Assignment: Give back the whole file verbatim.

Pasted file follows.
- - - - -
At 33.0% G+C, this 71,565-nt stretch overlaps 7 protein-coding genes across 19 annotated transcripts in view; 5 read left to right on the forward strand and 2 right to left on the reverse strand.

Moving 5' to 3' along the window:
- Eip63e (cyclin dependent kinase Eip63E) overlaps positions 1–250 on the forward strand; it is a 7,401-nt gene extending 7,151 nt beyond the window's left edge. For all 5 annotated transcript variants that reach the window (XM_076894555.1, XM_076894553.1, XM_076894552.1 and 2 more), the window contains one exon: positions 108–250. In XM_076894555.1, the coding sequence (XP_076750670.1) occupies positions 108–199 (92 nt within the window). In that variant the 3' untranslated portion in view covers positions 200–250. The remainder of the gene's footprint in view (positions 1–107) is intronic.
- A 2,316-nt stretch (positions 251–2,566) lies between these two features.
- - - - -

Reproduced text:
At 33.0% G+C, this 71,565-nt stretch overlaps 7 protein-coding genes across 19 annotated transcripts in view; 5 read left to right on the forward strand and 2 right to left on the reverse strand.

Moving 5' to 3' along the window:
- Eip63e (cyclin dependent kinase Eip63E) overlaps positions 1–250 on the forward strand; it is a 7,401-nt gene extending 7,151 nt beyond the window's left edge. For all 5 annotated transcript variants that reach the window (XM_076894555.1, XM_076894553.1, XM_076894552.1 and 2 more), the window contains one exon: positions 108–250. In XM_076894555.1, the coding sequence (XP_076750670.1) occupies positions 108–199 (92 nt within the window). In that variant the 3' untranslated portion in view covers positions 200–250. The remainder of the gene's footprint in view (positions 1–107) is intronic.
- A 2,316-nt stretch (positions 251–2,566) lies between these two features.